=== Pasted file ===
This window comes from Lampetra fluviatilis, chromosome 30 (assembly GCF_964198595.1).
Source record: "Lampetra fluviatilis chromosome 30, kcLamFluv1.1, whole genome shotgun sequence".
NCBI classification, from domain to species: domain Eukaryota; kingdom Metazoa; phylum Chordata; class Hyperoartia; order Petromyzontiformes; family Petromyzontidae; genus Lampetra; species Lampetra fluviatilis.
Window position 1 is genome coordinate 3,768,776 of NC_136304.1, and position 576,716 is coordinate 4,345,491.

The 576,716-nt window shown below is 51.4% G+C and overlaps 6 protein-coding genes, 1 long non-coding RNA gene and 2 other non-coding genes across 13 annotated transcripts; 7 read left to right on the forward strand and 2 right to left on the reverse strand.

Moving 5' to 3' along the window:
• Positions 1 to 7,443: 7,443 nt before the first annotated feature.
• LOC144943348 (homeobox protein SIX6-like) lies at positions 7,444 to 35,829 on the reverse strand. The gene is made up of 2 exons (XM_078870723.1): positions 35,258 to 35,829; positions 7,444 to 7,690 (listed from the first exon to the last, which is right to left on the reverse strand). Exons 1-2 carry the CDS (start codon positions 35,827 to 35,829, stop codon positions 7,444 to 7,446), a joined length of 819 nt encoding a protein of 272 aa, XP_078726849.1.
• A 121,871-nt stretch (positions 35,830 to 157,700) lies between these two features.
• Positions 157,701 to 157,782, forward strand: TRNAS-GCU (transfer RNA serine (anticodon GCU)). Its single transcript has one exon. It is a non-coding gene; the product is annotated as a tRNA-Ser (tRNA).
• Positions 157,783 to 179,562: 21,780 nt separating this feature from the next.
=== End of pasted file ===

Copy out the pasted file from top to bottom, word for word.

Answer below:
This window comes from Lampetra fluviatilis, chromosome 30 (assembly GCF_964198595.1).
Source record: "Lampetra fluviatilis chromosome 30, kcLamFluv1.1, whole genome shotgun sequence".
NCBI classification, from domain to species: domain Eukaryota; kingdom Metazoa; phylum Chordata; class Hyperoartia; order Petromyzontiformes; family Petromyzontidae; genus Lampetra; species Lampetra fluviatilis.
Window position 1 is genome coordinate 3,768,776 of NC_136304.1, and position 576,716 is coordinate 4,345,491.

The 576,716-nt window shown below is 51.4% G+C and overlaps 6 protein-coding genes, 1 long non-coding RNA gene and 2 other non-coding genes across 13 annotated transcripts; 7 read left to right on the forward strand and 2 right to left on the reverse strand.

Moving 5' to 3' along the window:
• Positions 1 to 7,443: 7,443 nt before the first annotated feature.
• LOC144943348 (homeobox protein SIX6-like) lies at positions 7,444 to 35,829 on the reverse strand. The gene is made up of 2 exons (XM_078870723.1): positions 35,258 to 35,829; positions 7,444 to 7,690 (listed from the first exon to the last, which is right to left on the reverse strand). Exons 1-2 carry the CDS (start codon positions 35,827 to 35,829, stop codon positions 7,444 to 7,446), a joined length of 819 nt encoding a protein of 272 aa, XP_078726849.1.
• A 121,871-nt stretch (positions 35,830 to 157,700) lies between these two features.
• Positions 157,701 to 157,782, forward strand: TRNAS-GCU (transfer RNA serine (anticodon GCU)). Its single transcript has one exon. It is a non-coding gene; the product is annotated as a tRNA-Ser (tRNA).
• Positions 157,783 to 179,562: 21,780 nt separating this feature from the next.